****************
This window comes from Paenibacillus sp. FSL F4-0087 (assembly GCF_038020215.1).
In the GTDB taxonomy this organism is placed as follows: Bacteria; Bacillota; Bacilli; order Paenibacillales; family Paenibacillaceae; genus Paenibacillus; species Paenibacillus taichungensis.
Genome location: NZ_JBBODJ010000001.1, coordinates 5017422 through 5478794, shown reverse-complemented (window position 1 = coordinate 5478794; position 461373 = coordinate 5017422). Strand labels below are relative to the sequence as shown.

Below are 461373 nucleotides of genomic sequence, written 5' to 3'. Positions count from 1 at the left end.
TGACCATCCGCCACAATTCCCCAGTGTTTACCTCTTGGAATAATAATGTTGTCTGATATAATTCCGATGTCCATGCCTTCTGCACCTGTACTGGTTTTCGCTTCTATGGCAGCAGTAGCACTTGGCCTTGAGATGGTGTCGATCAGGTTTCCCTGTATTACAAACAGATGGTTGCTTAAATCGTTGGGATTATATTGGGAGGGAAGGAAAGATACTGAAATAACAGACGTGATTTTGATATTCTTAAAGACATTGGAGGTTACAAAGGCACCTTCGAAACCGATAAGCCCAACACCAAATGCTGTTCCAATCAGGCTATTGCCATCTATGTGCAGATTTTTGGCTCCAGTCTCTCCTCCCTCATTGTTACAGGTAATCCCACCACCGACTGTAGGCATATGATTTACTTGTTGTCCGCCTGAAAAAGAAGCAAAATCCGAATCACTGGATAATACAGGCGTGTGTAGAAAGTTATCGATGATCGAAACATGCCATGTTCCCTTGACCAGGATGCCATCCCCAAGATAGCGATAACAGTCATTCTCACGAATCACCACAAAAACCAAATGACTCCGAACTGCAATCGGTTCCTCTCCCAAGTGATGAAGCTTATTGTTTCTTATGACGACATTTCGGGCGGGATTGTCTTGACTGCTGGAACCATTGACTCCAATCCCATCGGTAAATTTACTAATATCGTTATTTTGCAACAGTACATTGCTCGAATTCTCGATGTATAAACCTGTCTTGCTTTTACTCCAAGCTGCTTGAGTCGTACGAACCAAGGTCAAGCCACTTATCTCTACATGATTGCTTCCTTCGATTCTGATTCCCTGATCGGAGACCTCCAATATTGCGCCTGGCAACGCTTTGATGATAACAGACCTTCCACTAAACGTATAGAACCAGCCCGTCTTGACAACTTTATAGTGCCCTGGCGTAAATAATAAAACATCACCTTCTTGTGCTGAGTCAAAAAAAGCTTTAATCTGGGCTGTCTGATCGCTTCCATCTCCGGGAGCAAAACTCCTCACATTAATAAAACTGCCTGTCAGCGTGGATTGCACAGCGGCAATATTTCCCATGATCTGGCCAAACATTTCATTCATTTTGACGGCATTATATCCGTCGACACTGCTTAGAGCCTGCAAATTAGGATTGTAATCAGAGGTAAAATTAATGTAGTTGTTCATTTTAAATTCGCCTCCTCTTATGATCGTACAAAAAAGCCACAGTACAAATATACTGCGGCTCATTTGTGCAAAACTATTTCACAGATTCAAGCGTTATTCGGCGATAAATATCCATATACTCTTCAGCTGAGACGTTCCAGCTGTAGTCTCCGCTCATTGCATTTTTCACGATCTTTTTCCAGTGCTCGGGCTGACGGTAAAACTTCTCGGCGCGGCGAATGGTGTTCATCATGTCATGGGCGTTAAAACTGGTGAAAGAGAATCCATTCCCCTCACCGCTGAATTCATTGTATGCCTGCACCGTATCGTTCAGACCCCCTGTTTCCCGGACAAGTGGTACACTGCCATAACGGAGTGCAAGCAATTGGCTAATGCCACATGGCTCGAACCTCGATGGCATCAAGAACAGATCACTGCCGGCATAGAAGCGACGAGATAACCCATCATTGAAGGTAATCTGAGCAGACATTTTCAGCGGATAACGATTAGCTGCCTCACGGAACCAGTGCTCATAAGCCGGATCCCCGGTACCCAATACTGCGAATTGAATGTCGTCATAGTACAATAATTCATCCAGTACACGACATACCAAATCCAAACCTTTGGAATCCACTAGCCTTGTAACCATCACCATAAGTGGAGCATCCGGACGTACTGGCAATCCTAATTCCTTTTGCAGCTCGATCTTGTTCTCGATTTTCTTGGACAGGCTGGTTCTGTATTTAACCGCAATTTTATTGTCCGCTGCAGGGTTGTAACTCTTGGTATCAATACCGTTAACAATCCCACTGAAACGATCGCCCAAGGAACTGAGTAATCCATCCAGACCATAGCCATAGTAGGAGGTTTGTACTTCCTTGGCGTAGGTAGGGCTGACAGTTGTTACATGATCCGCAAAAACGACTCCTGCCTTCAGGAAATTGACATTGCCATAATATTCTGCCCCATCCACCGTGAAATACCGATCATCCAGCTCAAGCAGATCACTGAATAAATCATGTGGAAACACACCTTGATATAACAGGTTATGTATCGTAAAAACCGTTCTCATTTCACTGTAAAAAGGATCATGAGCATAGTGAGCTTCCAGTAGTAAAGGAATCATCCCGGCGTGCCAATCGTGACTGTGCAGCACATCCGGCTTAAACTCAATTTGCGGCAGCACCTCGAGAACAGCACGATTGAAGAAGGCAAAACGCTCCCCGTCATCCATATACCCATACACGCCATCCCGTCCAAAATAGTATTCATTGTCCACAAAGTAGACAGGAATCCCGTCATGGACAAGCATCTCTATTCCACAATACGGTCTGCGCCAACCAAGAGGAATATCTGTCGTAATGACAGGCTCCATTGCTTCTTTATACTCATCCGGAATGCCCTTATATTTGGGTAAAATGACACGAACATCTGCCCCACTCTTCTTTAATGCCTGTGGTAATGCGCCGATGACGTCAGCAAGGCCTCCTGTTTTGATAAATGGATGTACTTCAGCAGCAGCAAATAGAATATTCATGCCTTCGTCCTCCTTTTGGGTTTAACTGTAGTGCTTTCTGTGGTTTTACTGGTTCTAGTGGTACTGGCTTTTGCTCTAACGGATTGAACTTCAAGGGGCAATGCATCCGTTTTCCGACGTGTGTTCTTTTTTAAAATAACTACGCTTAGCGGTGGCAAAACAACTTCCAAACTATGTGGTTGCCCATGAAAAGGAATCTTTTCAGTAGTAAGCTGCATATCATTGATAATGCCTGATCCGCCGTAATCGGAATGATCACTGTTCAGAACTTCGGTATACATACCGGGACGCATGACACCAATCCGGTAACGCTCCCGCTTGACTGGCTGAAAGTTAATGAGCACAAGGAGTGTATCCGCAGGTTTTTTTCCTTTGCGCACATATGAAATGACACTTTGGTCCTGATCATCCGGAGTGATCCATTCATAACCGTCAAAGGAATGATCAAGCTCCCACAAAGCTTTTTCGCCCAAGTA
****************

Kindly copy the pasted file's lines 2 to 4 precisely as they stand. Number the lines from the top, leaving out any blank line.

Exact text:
In the GTDB taxonomy this organism is placed as follows: Bacteria; Bacillota; Bacilli; order Paenibacillales; family Paenibacillaceae; genus Paenibacillus; species Paenibacillus taichungensis.
Genome location: NZ_JBBODJ010000001.1, coordinates 5017422 through 5478794, shown reverse-complemented (window position 1 = coordinate 5478794; position 461373 = coordinate 5017422). Strand labels below are relative to the sequence as shown.

Below are 461373 nucleotides of genomic sequence, written 5' to 3'. Positions count from 1 at the left end.